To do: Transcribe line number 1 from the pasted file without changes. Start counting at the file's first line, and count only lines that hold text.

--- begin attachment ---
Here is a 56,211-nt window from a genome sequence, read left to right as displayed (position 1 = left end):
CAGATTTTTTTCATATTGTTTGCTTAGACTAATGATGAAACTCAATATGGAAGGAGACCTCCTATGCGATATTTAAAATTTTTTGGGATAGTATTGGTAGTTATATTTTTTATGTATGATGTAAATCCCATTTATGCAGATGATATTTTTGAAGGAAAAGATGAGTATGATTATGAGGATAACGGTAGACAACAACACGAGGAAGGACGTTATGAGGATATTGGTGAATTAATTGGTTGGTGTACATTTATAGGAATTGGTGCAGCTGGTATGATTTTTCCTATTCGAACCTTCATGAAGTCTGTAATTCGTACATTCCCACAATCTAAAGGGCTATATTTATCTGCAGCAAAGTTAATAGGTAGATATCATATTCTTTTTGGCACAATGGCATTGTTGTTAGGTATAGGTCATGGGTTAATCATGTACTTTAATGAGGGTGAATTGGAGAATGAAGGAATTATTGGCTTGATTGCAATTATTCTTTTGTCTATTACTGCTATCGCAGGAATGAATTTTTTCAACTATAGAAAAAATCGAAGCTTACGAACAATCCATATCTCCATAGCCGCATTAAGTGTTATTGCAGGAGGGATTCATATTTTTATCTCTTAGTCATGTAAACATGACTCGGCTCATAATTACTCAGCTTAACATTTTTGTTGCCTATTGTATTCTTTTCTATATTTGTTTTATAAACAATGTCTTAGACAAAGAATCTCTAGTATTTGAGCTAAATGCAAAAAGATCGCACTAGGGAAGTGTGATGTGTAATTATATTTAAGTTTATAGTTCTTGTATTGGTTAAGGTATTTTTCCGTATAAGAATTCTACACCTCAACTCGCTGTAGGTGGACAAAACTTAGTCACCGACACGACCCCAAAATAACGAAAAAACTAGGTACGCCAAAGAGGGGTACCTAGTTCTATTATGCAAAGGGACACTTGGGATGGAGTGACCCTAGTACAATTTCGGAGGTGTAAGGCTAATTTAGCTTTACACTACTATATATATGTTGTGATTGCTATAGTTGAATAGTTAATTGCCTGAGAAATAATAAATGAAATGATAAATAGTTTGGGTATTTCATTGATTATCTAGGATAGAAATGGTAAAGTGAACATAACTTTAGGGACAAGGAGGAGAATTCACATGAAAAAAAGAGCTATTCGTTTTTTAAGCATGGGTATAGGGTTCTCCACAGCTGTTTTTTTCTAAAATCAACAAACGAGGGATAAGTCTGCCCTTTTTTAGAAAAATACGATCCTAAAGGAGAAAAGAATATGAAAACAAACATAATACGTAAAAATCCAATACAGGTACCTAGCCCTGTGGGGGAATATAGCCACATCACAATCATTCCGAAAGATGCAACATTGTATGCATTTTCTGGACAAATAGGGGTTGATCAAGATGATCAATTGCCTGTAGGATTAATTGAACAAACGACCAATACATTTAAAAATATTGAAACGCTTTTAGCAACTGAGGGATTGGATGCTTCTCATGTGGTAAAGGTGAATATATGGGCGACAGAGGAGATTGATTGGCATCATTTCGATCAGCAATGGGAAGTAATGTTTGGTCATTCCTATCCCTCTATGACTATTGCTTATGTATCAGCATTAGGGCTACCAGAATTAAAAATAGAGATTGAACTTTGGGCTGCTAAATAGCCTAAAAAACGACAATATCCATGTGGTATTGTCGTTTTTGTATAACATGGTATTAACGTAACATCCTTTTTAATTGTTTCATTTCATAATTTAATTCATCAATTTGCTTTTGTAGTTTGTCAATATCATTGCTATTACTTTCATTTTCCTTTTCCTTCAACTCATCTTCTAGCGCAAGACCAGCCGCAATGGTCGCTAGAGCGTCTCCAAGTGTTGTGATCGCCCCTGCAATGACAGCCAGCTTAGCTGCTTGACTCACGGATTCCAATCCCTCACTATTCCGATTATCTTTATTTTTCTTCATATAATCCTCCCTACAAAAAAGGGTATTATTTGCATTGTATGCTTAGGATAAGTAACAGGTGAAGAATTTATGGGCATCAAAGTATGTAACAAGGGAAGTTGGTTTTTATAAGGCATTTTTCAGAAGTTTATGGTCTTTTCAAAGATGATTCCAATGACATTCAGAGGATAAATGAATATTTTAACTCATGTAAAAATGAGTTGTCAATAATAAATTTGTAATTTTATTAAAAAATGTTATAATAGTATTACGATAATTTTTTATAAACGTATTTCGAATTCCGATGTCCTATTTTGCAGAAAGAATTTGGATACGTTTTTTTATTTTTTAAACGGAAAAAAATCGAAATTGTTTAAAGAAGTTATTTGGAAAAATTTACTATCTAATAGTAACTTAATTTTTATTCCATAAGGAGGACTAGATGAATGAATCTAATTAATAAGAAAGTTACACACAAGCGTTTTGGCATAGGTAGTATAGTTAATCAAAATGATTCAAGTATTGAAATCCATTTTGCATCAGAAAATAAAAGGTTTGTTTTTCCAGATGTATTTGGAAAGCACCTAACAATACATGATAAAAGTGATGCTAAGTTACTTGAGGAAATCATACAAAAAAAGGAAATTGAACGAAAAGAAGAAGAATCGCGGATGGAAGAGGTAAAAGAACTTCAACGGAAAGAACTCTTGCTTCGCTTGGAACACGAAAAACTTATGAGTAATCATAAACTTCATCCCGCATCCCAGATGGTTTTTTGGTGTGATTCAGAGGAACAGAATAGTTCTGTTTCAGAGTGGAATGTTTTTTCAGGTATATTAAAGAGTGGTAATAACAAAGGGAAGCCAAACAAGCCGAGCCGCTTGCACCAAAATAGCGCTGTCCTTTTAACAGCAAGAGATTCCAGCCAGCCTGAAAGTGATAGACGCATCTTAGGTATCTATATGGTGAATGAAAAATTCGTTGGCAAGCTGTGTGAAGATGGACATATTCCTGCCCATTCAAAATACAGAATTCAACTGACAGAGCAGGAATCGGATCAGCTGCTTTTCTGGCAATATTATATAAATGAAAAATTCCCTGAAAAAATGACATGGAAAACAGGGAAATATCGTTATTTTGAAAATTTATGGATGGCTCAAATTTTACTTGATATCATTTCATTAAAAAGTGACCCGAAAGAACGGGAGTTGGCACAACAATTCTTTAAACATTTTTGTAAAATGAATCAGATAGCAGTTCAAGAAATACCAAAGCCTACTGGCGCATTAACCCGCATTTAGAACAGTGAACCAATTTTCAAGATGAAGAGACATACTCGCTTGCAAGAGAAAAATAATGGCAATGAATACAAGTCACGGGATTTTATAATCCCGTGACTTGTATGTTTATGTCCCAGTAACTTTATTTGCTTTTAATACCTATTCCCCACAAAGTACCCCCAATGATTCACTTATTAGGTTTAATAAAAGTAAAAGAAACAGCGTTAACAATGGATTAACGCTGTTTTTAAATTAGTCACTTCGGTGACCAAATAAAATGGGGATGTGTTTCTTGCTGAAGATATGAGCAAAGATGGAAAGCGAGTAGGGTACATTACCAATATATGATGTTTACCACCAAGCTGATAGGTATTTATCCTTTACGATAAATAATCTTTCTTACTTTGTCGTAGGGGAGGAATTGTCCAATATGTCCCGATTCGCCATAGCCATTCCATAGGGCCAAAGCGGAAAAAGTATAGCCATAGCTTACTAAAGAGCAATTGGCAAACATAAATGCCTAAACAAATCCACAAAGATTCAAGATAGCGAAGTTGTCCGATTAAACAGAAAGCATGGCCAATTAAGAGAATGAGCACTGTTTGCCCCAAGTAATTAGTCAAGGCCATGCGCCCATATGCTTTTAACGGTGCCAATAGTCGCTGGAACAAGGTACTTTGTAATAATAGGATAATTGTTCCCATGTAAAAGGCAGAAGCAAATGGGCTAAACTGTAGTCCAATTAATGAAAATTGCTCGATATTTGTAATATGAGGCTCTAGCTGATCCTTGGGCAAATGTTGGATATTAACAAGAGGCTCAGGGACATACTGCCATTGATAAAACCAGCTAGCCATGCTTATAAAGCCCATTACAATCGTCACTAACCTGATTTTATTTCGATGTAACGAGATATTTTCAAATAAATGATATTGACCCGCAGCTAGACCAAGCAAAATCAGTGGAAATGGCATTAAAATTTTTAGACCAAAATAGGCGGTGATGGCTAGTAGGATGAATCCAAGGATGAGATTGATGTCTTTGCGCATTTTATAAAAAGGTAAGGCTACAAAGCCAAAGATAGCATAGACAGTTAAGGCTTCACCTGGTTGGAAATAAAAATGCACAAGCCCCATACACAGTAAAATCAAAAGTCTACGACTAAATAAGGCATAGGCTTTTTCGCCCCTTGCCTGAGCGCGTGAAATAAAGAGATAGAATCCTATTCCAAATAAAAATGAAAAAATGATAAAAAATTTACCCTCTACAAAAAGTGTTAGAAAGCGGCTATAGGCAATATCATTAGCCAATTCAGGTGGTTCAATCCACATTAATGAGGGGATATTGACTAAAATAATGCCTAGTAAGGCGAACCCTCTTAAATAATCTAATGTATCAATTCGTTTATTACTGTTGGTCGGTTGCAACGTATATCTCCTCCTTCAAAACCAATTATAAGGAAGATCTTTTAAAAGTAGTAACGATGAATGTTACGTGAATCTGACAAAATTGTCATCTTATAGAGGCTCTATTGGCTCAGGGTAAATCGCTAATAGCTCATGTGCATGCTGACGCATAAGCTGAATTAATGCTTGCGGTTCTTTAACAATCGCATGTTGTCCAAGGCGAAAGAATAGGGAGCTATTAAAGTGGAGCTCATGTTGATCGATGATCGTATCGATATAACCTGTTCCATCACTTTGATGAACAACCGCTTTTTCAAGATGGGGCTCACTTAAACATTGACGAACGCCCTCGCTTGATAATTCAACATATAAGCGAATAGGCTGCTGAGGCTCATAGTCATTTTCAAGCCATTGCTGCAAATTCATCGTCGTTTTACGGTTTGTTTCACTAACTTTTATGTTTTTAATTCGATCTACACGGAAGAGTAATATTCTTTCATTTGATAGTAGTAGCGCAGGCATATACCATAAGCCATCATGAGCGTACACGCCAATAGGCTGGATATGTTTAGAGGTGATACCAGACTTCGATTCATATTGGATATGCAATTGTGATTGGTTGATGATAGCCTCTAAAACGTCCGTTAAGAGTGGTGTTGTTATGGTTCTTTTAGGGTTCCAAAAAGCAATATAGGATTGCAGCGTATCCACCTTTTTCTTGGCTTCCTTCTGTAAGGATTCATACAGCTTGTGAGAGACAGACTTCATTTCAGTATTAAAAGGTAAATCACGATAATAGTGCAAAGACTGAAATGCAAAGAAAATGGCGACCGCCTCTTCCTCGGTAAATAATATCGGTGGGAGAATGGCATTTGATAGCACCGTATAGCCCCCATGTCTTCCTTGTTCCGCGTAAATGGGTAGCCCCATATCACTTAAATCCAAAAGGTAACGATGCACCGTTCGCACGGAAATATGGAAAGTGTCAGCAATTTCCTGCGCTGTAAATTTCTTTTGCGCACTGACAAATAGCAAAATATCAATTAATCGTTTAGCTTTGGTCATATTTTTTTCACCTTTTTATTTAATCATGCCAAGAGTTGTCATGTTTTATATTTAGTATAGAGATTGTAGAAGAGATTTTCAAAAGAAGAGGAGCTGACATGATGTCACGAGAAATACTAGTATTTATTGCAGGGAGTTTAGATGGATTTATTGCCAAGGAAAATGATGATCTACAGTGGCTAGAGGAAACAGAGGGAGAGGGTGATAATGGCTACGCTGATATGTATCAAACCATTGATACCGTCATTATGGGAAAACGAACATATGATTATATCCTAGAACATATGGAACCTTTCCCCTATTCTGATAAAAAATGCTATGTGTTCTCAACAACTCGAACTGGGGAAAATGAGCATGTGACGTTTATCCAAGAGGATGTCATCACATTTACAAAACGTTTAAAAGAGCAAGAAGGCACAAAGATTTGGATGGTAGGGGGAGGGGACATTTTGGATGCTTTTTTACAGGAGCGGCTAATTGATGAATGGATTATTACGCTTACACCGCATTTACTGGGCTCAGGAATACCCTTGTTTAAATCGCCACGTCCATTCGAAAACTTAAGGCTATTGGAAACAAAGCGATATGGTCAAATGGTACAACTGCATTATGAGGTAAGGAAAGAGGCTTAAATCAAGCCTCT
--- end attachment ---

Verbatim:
Here is a 56,211-nt window from a genome sequence, read left to right as displayed (position 1 = left end):